|The Fat Lady Has Sung Part V||Tweet|
|Written by Ryan Ma|
|Tuesday, 23 June 2009 11:12|
The Stanley Cup Final is over, so I guess it’s time to finish off the final part of this series. We’ll do a quick assessment of the Red Wing players with fantasy significance and take a look at what could be in store for them next season following their valiant loss to the Penguins in Game Seven of the Stanley Cup Final.
Valtteri Filppula – Filppula had a great post-season while finished tied for third in Red Wings scoring with 16 points. What’s interesting is that he picked up all of his scoring while averaging almost five minutes of ice-time less than Zetterberg. Healso finished the post-season while averaging only 1.52 SOG per contest for the Red Wings. Similar to Franzen, Filppula’s fantasy value for next season will depend heavily on Hossa’s decision. If you’re looking for a ball park figure of where he would most likely tally, it would probably be between 65-50 with or without Hossa.
Dan Cleary – Cleary never ceases to amaze me. Every season I keep predicting his bubble to burst, but it just seems to get bigger and bigger season after season. He finished with 15 points which places him alongside superstar Hossa. What’s also surprising is that he did all of that while averaging just 16 seconds of power-play time per contest for the Red Wings during the playoffs. Look for another 40 point, 160 SOG season from Cleary next season.
Jiri Hudler – Hudler deserves a passing mark for these playoffs as he finished with 12 points in 23 contests, while averaging just over 13 minutes of ice-time per contest. He’ll probably be the main beneficiary if Hossa does decide to leave for another team in the off-season. For his career Hudler has tallied 127 points in 255 games all while averaging less than 14 minutes per contest in his career. Hudler looks primed and ready to bust out this season so pencil him in for 65.
Brian Rafalski – Rafalski also deserves a passing mark, as he played well throughout the playoffs. He finished with 12 points in 18 contests which ranks him tied for fourth amongst all blue liners during the playoffs. The main reason why I dropped him down to three instead of giving him four stars was that during the regular season he averaged 1.80 SOG per contest, compared to just 1.33 during the playoffs. Perhaps with the extra eight shots he might have changed the Red Wings’ playoff fate. Rafalski has been pretty consistent in the last three seasons, so once again look for another 55 point, 26 PIM, 150 SOG season from Rafalski for next season.
Pavel Datsyuk – Similar to many of the other Red Wings, Datsyuk did a reasonable job during these playoffs, but it wasn’t enough to get the job done. He finished with nine points in 16 games, despite spending a large amount of the playoffs hobbling around with a foot injury. This past season, Datsyuk has firmly entrenched himself as part of the NHL elite and now owns back-to-back seasons of 97 points, plus 34 ratings, 20 PIMs, 10 power-play goals, and 250 SOG. Look for him to have a third straight productive fantasy season.
Darren Helm – Helm played his role brilliantly this post-season as he pretty much cemented his role as a checking forward for the Wings heading into next season. He led all players in the playoffs in hits with 118 and will line up nicely alongside Kris Draper and Kirk Maltby. Helm isn’t going to light up the score sheets, but will probably tally in the vicinity of 30-35 points for next season and chip in plenty of grit on a checking line for Detroit.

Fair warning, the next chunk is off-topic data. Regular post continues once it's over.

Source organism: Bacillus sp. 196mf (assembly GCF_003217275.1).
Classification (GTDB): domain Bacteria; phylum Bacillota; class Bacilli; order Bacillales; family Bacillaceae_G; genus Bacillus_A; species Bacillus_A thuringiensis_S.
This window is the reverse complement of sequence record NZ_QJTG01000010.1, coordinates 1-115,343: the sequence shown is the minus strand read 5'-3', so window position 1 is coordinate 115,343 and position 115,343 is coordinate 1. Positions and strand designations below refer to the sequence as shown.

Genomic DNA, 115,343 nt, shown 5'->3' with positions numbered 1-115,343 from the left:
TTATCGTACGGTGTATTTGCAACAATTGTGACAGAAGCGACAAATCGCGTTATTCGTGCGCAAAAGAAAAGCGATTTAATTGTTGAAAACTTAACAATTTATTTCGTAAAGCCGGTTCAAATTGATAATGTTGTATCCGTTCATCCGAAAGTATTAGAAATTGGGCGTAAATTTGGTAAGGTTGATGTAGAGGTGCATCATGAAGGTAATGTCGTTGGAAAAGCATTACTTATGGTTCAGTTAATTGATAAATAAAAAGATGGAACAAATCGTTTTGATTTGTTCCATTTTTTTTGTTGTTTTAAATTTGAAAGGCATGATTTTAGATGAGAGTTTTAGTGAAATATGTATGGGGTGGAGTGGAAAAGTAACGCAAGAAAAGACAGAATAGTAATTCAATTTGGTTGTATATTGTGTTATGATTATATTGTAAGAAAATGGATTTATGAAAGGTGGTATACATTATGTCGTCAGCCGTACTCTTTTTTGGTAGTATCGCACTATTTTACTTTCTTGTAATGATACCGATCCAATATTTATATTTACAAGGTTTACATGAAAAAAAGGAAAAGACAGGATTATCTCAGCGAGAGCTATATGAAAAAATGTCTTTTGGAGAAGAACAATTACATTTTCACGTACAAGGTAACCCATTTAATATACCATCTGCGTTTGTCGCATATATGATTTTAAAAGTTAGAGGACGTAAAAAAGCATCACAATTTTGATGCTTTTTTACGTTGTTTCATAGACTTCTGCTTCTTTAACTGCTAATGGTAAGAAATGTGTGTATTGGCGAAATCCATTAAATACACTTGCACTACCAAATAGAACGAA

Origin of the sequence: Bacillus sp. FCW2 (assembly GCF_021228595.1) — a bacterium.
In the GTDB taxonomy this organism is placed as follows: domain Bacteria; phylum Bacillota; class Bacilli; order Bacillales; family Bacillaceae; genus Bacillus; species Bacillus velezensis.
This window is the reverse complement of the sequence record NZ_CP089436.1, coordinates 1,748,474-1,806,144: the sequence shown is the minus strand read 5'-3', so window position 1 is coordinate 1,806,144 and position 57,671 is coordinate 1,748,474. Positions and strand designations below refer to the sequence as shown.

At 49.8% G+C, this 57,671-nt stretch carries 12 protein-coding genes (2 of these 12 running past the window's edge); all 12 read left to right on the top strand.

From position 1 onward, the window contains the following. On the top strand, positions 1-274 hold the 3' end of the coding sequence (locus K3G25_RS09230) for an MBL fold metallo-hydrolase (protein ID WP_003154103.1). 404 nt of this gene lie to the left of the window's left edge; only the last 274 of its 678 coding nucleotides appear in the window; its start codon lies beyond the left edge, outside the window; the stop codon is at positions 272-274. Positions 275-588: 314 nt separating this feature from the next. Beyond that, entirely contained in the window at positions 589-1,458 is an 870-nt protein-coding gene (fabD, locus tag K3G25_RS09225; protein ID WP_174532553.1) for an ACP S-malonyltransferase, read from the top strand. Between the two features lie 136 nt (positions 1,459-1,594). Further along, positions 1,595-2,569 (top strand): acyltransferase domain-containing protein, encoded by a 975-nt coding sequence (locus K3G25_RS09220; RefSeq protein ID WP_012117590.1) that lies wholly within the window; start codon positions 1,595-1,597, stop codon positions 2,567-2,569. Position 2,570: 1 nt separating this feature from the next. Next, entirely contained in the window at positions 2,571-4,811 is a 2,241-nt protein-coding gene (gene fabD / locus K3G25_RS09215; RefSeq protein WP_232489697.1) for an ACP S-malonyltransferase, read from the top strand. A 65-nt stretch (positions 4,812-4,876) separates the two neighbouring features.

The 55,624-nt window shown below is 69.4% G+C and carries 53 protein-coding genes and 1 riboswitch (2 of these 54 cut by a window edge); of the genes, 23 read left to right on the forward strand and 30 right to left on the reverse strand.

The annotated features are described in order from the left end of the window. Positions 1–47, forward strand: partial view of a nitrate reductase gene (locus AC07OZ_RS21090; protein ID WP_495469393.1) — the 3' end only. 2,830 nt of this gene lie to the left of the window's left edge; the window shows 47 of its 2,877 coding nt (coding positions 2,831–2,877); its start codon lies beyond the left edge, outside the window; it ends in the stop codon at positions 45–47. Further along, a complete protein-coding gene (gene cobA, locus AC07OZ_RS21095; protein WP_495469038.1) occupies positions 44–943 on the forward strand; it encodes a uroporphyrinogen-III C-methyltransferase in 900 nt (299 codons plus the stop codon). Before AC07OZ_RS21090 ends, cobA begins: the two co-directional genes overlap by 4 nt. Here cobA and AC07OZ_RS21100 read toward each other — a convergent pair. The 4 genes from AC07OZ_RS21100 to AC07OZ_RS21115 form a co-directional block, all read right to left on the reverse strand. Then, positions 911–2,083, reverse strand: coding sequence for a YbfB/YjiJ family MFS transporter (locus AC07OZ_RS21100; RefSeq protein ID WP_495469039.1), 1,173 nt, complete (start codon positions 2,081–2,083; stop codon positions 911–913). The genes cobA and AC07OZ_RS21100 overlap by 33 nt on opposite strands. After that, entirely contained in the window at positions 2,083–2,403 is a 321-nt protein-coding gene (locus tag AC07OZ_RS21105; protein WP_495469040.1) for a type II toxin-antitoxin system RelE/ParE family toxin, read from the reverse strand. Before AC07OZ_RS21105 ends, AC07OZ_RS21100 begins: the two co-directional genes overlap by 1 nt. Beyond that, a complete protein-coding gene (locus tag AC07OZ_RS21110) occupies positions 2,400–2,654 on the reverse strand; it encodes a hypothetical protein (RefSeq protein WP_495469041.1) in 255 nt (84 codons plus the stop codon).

Marian Hossa – I know it’s a bit harsh to put Hossa in two star territory, but I think in the end it needed to be done. I’ll give him props as he finished tied for fifth in scoring for Detroit. I’ll also give him props for finishing with a team high 100 SOG. What disappointed me was that Hossa left the Pens last season because he thought he would have a better chance of winning a cup in Detroit than in Pittsburgh. At the end of the day, if you have superstar potential, you can’t just simply waltz onto a team and expect a championship, especially when you yourself just tally three assists in the Stanley Cup final. Who knows where Hossa will end up, but I’m certain that some team is going to splurge out huge money for Hossa’s services.
Nik Kronwall – The only reason why I placed Kronwall this low was because of his great regular season, and I expected a similar result during the playoffs. Kronwall finished with a 0.64 point-per-game averaged in the regular season, but managed only 0.39 during the playoffs, which makes me ponder which one is the true Kronwall? It also makes me deliberate whether or not a team has the capacity to truly carry three 50-point defenseman? You would have to think that what Kronwall did this season was special, but with Lidstrom and Rafalski there, is there really any room for a third scoring defenseman?
Tomas Holmstrom – Holmstrom began the playoffs with a bang while tallying four points in the first four games, but then only managed to tally three in the next 19, which makes me wonder if there was a lingering injury that the Red Wings didn’t disclose to the media. He was dropped down to third line duties which caused him to average only 13:44 in ice-time in the post-season. Holmstrom has been nicked up for the past two seasons with various injuries, so hopefully he can get rested up this summer and once again wreck havoc in front of opposing goalies next season.
This concludes our Fat Lady Has Sung series regarding the Western Conference playoffs. I’ll be taking a break for awhile as I bake in the sun in Thailand. Enjoy the draft and we’ll see you back here in three weeks.
|Last Updated on Wednesday, 24 June 2009 07:46|